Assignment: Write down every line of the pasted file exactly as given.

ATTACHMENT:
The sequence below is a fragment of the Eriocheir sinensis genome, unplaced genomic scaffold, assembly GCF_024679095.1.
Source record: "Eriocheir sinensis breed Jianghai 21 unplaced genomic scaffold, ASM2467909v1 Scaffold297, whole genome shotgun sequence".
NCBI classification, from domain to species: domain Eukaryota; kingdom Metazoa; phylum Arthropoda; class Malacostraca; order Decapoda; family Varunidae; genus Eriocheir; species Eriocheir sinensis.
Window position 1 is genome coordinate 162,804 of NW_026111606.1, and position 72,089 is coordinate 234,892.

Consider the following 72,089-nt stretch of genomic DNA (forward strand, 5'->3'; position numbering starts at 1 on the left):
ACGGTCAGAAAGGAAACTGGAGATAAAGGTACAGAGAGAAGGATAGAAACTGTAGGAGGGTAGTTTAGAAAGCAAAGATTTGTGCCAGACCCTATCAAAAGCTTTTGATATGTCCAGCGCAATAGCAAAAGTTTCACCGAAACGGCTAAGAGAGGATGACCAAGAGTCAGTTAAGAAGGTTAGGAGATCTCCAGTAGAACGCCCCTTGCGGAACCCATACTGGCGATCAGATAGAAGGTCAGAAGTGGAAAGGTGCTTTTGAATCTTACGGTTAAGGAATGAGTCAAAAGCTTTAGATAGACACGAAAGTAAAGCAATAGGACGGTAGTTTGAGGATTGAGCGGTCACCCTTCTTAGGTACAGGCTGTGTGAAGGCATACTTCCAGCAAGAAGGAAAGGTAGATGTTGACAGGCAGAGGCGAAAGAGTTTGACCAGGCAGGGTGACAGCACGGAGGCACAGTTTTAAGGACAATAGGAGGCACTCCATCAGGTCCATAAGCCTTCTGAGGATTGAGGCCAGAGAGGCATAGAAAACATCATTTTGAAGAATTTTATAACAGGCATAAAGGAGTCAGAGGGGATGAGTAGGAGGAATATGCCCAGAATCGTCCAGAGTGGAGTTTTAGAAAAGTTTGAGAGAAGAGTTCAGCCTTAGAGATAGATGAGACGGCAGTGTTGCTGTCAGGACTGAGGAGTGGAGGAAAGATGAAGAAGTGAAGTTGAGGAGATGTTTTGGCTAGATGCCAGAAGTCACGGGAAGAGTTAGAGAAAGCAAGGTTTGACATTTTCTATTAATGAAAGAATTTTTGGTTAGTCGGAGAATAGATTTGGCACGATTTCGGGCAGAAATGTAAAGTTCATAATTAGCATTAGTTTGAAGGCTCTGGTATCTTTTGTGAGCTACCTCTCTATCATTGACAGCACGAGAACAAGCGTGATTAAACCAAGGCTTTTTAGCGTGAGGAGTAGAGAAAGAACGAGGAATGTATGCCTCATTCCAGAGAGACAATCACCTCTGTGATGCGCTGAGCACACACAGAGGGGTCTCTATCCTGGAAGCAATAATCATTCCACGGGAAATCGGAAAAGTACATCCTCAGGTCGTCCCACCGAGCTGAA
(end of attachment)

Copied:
The sequence below is a fragment of the Eriocheir sinensis genome, unplaced genomic scaffold, assembly GCF_024679095.1.
Source record: "Eriocheir sinensis breed Jianghai 21 unplaced genomic scaffold, ASM2467909v1 Scaffold297, whole genome shotgun sequence".
NCBI classification, from domain to species: domain Eukaryota; kingdom Metazoa; phylum Arthropoda; class Malacostraca; order Decapoda; family Varunidae; genus Eriocheir; species Eriocheir sinensis.
Window position 1 is genome coordinate 162,804 of NW_026111606.1, and position 72,089 is coordinate 234,892.

Consider the following 72,089-nt stretch of genomic DNA (forward strand, 5'->3'; position numbering starts at 1 on the left):
ACGGTCAGAAAGGAAACTGGAGATAAAGGTACAGAGAGAAGGATAGAAACTGTAGGAGGGTAGTTTAGAAAGCAAAGATTTGTGCCAGACCCTATCAAAAGCTTTTGATATGTCCAGCGCAATAGCAAAAGTTTCACCGAAACGGCTAAGAGAGGATGACCAAGAGTCAGTTAAGAAGGTTAGGAGATCTCCAGTAGAACGCCCCTTGCGGAACCCATACTGGCGATCAGATAGAAGGTCAGAAGTGGAAAGGTGCTTTTGAATCTTACGGTTAAGGAATGAGTCAAAAGCTTTAGATAGACACGAAAGTAAAGCAATAGGACGGTAGTTTGAGGATTGAGCGGTCACCCTTCTTAGGTACAGGCTGTGTGAAGGCATACTTCCAGCAAGAAGGAAAGGTAGATGTTGACAGGCAGAGGCGAAAGAGTTTGACCAGGCAGGGTGACAGCACGGAGGCACAGTTTTAAGGACAATAGGAGGCACTCCATCAGGTCCATAAGCCTTCTGAGGATTGAGGCCAGAGAGGCATAGAAAACATCATTTTGAAGAATTTTATAACAGGCATAAAGGAGTCAGAGGGGATGAGTAGGAGGAATATGCCCAGAATCGTCCAGAGTGGAGTTTTAGAAAAGTTTGAGAGAAGAGTTCAGCCTTAGAGATAGATGAGACGGCAGTGTTGCTGTCAGGACTGAGGAGTGGAGGAAAGATGAAGAAGTGAAGTTGAGGAGATGTTTTGGCTAGATGCCAGAAGTCACGGGAAGAGTTAGAGAAAGCAAGGTTTGACATTTTCTATTAATGAAAGAATTTTTGGTTAGTCGGAGAATAGATTTGGCACGATTTCGGGCAGAAATGTAAAGTTCATAATTAGCATTAGTTTGAAGGCTCTGGTATCTTTTGTGAGCTACCTCTCTATCATTGACAGCACGAGAACAAGCGTGATTAAACCAAGGCTTTTTAGCGTGAGGAGTAGAGAAAGAACGAGGAATGTATGCCTCATTCCAGAGAGACAATCACCTCTGTGATGCGCTGAGCACACACAGAGGGGTCTCTATCCTGGAAGCAATAATCATTCCACGGGAAATCGGAAAAGTACATCCTCAGGTCGTCCCACCGAGCTGAA